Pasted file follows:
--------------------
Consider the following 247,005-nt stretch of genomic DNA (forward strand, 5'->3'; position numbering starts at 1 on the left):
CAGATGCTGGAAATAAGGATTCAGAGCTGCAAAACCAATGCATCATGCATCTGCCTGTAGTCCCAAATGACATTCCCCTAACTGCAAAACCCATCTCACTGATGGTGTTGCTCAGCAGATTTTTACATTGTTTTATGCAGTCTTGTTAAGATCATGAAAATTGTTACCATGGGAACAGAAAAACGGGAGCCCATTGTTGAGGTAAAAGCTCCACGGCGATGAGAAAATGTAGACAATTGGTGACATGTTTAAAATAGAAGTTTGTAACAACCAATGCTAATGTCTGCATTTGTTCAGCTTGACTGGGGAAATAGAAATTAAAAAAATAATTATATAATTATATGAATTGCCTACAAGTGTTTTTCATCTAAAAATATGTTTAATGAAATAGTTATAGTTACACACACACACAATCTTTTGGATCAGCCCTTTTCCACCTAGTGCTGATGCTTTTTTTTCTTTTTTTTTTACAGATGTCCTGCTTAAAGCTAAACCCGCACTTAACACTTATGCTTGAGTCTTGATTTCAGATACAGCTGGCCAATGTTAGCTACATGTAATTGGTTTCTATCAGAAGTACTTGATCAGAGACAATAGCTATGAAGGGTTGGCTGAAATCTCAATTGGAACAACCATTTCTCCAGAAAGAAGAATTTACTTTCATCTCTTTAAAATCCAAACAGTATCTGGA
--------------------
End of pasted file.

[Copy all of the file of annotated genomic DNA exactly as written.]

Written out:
Consider the following 247,005-nt stretch of genomic DNA (forward strand, 5'->3'; position numbering starts at 1 on the left):
CAGATGCTGGAAATAAGGATTCAGAGCTGCAAAACCAATGCATCATGCATCTGCCTGTAGTCCCAAATGACATTCCCCTAACTGCAAAACCCATCTCACTGATGGTGTTGCTCAGCAGATTTTTACATTGTTTTATGCAGTCTTGTTAAGATCATGAAAATTGTTACCATGGGAACAGAAAAACGGGAGCCCATTGTTGAGGTAAAAGCTCCACGGCGATGAGAAAATGTAGACAATTGGTGACATGTTTAAAATAGAAGTTTGTAACAACCAATGCTAATGTCTGCATTTGTTCAGCTTGACTGGGGAAATAGAAATTAAAAAAATAATTATATAATTATATGAATTGCCTACAAGTGTTTTTCATCTAAAAATATGTTTAATGAAATAGTTATAGTTACACACACACACAATCTTTTGGATCAGCCCTTTTCCACCTAGTGCTGATGCTTTTTTTTCTTTTTTTTTTACAGATGTCCTGCTTAAAGCTAAACCCGCACTTAACACTTATGCTTGAGTCTTGATTTCAGATACAGCTGGCCAATGTTAGCTACATGTAATTGGTTTCTATCAGAAGTACTTGATCAGAGACAATAGCTATGAAGGGTTGGCTGAAATCTCAATTGGAACAACCATTTCTCCAGAAAGAAGAATTTACTTTCATCTCTTTAAAATCCAAACAGTATCTGGA